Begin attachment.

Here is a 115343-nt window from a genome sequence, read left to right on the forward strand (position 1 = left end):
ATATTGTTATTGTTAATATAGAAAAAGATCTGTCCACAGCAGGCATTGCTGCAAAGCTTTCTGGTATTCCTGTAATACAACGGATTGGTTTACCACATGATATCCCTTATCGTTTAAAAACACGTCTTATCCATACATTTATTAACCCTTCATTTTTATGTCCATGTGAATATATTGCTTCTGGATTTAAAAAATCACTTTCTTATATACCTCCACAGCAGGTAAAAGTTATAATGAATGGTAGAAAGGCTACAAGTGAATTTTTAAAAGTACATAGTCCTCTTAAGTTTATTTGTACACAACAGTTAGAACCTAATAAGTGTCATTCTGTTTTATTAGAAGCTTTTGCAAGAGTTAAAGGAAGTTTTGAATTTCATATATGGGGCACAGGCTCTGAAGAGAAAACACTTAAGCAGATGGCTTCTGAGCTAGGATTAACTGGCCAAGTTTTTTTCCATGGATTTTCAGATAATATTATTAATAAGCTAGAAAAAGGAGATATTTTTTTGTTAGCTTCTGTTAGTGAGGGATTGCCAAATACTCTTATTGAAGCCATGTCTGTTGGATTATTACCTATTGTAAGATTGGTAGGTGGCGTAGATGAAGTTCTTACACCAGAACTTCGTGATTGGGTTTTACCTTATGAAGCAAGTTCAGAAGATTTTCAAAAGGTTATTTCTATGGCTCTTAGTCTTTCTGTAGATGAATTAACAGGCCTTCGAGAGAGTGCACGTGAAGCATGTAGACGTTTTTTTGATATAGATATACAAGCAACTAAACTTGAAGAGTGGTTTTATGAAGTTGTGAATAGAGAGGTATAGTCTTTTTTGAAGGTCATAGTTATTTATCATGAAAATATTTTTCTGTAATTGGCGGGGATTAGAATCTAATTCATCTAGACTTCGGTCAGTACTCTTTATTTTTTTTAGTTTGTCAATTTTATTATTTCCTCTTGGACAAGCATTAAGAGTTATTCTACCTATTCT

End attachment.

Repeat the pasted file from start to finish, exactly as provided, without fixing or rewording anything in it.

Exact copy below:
Here is a 115343-nt window from a genome sequence, read left to right on the forward strand (position 1 = left end):
ATATTGTTATTGTTAATATAGAAAAAGATCTGTCCACAGCAGGCATTGCTGCAAAGCTTTCTGGTATTCCTGTAATACAACGGATTGGTTTACCACATGATATCCCTTATCGTTTAAAAACACGTCTTATCCATACATTTATTAACCCTTCATTTTTATGTCCATGTGAATATATTGCTTCTGGATTTAAAAAATCACTTTCTTATATACCTCCACAGCAGGTAAAAGTTATAATGAATGGTAGAAAGGCTACAAGTGAATTTTTAAAAGTACATAGTCCTCTTAAGTTTATTTGTACACAACAGTTAGAACCTAATAAGTGTCATTCTGTTTTATTAGAAGCTTTTGCAAGAGTTAAAGGAAGTTTTGAATTTCATATATGGGGCACAGGCTCTGAAGAGAAAACACTTAAGCAGATGGCTTCTGAGCTAGGATTAACTGGCCAAGTTTTTTTCCATGGATTTTCAGATAATATTATTAATAAGCTAGAAAAAGGAGATATTTTTTTGTTAGCTTCTGTTAGTGAGGGATTGCCAAATACTCTTATTGAAGCCATGTCTGTTGGATTATTACCTATTGTAAGATTGGTAGGTGGCGTAGATGAAGTTCTTACACCAGAACTTCGTGATTGGGTTTTACCTTATGAAGCAAGTTCAGAAGATTTTCAAAAGGTTATTTCTATGGCTCTTAGTCTTTCTGTAGATGAATTAACAGGCCTTCGAGAGAGTGCACGTGAAGCATGTAGACGTTTTTTTGATATAGATATACAAGCAACTAAACTTGAAGAGTGGTTTTATGAAGTTGTGAATAGAGAGGTATAGTCTTTTTTGAAGGTCATAGTTATTTATCATGAAAATATTTTTCTGTAATTGGCGGGGATTAGAATCTAATTCATCTAGACTTCGGTCAGTACTCTTTATTTTTTTTAGTTTGTCAATTTTATTATTTCCTCTTGGACAAGCATTAAGAGTTATTCTACCTATTCT